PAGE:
By Leah S. Dunaief
Virtually everyone seems to agree that when the pandemic is finally over, life will not be the same as it was pre-COVID-19. Prominent among the changes will be some degree of working remotely. Before the virus descended, requests to work from home at least part of the week were typically refused by employers. Enter “Zoom” in lock-step with the pathogen.
Technically, Zoom was among us before the virus but only a small segment of the population used the platform. Once we were restrained to our homes, we laypeople discovered how easy and useful it was “to Zoom,” and the name became a verb, much like Xerox or Google. So certainly Zooming will remain with us for a long time to come. But what are its unintended consequences?
For one, there is the phrase that has now entered the English language: Zoom fatigue. We, who are on Zoom regularly and for long periods, understand this term. According to an article in National Geographic, published this past Tuesday and written by Theresa Machemer, new research offers data on this phenomenon to confirm our perceived discomfort.
Here are some interesting bits of information. On average, women report 13.8 percent more Zoom fatigue than men. Here is more: besides long days full of calls with few breaks that are the culprits, the self-view video, the crowd of faces on the screen, the expectation to stay in view of the camera, and the lack of nonverbal cues all tax the brain. I would add to that the lag between what is said and its transmission is tiring for the eyes and frustrating to the point of encouraging us to talk louder, which too is tiring.
OK, so we can agree that remote working has its perks: “no commutes, flexibility to handle household tasks, and easy access to conferences for all workers, including those with disabilities.” To an extent, we can now live where we want to live, and we can attend class even if the school shuts down due to an emergency or natural disaster. (No more snow days, sorry.)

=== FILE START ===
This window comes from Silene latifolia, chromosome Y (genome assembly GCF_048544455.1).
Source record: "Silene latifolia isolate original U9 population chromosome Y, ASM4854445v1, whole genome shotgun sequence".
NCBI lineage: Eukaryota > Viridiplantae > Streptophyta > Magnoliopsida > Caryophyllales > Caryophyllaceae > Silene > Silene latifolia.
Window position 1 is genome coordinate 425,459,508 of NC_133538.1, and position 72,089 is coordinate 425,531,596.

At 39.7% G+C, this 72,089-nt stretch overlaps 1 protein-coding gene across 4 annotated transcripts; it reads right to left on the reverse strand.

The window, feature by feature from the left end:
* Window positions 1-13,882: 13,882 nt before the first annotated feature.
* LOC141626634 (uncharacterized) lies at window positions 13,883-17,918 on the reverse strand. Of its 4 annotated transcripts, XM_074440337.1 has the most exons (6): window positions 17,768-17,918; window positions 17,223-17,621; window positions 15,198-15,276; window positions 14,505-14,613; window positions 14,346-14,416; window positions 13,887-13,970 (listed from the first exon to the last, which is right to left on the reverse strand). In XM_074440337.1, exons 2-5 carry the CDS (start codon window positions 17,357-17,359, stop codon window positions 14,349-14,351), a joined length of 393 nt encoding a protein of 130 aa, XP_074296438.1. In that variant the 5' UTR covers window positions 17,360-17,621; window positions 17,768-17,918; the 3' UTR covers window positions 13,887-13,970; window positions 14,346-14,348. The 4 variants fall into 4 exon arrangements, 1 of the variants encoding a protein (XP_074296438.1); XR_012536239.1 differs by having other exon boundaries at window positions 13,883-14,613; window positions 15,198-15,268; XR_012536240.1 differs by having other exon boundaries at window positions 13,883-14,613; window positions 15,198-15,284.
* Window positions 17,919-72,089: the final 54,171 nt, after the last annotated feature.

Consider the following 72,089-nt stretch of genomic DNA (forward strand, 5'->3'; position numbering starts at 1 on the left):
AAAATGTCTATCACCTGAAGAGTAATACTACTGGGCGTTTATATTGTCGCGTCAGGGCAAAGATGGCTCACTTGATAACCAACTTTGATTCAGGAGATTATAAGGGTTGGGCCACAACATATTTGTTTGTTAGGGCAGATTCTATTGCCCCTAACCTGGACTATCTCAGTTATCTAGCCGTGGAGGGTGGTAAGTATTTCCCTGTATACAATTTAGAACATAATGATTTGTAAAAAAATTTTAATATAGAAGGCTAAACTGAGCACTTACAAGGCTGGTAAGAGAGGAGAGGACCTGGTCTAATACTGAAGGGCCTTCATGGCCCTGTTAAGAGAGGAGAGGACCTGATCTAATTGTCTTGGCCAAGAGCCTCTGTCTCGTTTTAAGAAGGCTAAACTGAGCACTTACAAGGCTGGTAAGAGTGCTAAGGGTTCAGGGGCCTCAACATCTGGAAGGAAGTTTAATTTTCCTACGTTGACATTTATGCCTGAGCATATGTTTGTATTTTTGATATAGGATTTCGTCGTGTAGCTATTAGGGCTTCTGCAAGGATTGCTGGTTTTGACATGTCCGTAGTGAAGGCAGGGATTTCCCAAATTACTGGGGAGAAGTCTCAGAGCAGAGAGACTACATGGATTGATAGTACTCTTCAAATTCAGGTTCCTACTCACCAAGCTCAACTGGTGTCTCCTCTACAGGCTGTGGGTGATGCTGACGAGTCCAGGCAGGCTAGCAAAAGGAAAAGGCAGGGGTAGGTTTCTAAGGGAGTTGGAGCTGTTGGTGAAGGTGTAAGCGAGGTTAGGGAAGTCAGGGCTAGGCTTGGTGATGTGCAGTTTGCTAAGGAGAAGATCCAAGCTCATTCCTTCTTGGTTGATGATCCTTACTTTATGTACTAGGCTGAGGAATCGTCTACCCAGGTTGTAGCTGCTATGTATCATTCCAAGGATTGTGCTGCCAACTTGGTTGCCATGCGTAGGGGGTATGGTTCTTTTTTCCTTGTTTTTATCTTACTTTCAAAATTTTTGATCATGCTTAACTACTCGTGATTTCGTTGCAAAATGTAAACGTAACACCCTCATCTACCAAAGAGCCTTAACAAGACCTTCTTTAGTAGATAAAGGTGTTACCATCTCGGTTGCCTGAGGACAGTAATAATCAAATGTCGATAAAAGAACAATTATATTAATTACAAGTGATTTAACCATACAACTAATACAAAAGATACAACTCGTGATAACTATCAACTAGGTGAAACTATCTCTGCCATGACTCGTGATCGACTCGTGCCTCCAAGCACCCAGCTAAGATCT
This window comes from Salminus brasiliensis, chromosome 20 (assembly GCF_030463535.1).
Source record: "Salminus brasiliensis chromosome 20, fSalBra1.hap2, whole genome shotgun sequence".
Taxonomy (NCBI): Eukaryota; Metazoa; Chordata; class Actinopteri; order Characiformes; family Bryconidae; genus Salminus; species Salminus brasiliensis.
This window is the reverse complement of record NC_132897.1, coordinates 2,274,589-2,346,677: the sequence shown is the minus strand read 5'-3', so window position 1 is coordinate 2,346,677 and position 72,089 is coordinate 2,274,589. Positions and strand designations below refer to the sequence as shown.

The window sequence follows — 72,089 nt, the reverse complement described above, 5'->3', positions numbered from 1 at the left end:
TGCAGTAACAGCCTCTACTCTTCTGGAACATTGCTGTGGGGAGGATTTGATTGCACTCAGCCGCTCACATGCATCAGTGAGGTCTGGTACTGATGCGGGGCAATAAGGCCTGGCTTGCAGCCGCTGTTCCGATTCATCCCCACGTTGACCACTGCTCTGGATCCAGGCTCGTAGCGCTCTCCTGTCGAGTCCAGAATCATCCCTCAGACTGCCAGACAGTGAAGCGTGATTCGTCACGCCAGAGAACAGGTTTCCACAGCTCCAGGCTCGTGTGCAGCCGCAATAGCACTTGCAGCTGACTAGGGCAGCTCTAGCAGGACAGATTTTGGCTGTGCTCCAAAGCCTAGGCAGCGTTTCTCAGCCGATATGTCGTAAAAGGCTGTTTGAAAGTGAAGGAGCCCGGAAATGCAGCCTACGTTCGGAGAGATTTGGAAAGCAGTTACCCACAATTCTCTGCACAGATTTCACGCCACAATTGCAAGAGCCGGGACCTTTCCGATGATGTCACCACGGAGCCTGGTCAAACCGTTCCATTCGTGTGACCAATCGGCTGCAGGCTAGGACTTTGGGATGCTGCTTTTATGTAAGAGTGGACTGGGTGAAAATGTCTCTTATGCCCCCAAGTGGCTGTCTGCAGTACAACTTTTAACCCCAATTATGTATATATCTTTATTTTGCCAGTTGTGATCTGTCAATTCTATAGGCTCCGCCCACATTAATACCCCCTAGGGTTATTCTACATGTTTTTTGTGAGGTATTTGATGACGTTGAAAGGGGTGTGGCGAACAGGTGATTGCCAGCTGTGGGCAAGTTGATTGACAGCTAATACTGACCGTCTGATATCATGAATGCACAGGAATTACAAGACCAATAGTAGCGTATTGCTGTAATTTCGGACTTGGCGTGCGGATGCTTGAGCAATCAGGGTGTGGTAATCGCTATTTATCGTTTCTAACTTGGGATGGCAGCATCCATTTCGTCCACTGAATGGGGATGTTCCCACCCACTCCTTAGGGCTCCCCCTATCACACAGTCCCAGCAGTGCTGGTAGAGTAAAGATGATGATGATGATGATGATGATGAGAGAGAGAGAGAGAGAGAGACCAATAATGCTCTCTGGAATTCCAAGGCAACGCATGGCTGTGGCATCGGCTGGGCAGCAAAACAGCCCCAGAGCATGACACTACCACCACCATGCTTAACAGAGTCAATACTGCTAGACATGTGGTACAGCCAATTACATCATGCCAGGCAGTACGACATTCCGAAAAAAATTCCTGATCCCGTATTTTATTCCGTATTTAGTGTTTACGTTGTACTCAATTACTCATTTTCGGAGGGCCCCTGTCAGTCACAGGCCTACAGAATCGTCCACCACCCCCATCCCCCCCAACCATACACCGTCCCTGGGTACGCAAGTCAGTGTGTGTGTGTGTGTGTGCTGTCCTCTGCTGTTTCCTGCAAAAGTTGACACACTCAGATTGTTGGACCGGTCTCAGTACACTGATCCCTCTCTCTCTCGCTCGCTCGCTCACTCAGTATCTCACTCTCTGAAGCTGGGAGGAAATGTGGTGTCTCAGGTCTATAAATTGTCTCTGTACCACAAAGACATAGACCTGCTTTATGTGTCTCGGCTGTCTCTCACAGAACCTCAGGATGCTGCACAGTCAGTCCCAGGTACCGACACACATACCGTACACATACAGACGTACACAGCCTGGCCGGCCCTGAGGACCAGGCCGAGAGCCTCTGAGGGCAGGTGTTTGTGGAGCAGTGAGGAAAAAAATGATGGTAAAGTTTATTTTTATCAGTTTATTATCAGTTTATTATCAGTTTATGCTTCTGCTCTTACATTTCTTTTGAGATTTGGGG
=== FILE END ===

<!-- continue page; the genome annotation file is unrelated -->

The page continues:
So here is what the scientists who specialize in the interactions between humans and technology developed, according to National Geographic. They created a tool to measure fatigue, called the Zoom Exhaustion and Fatigue Scale, or ZEF. They then used this in large surveys to measure that fatigue, in addition to how long each person spends on Zoom and demographics. Here are four factors that affect teleworkers.
The “lack of nonverbal cues is stressful because people cannot naturally convey or interpret gestures and body language when just their colleagues’ shoulders and heads are visible.” That presents a constant struggle to the viewer for proper communication.
Here is another, perhaps surprising response. “During video calls, people report feeling trapped in one spot so they can stay within view of the webcam.” As a result, they feel stressed, according to the researchers. Further, the default window, in which users see themselves constantly, can cause “mirror anxiety,” a self-consciousness that can result in distraction and has been linked to depression.
Finally, there is something termed “hypergaze,” in which the viewer feels that the other person or people on the call are staring at them, their faces appearing so near and so intense as to cause discomfort for the brain.
The survey confirmed that women who spend more time in meetings, with shorter breaks between them than men, reported greater mirror anxiety and felt more trapped by their video calls.
How to cope: use a standing desk to feel less trapped; an orange filter on the screen may reduce eye strain; take at least ten minute breaks between video calls; ask conferencing companies to limit the maximum display size of heads on the screen; use some form of hybrid scheduling for home-office work.
I cannot let this subject go, however, without thanking the tech companies for making it possible for me to “see” my family members during this separation of more than a year. It has kept us connected and sane.